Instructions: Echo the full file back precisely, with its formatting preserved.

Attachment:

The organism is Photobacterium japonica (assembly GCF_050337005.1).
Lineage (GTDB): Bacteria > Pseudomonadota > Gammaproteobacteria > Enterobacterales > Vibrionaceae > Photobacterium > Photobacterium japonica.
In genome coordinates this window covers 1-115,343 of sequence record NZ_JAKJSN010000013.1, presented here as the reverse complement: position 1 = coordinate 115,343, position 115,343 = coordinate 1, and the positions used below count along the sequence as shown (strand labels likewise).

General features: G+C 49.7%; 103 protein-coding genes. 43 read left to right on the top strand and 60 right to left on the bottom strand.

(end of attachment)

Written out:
The organism is Photobacterium japonica (assembly GCF_050337005.1).
Lineage (GTDB): Bacteria > Pseudomonadota > Gammaproteobacteria > Enterobacterales > Vibrionaceae > Photobacterium > Photobacterium japonica.
In genome coordinates this window covers 1-115,343 of sequence record NZ_JAKJSN010000013.1, presented here as the reverse complement: position 1 = coordinate 115,343, position 115,343 = coordinate 1, and the positions used below count along the sequence as shown (strand labels likewise).

General features: G+C 49.7%; 103 protein-coding genes. 43 read left to right on the top strand and 60 right to left on the bottom strand.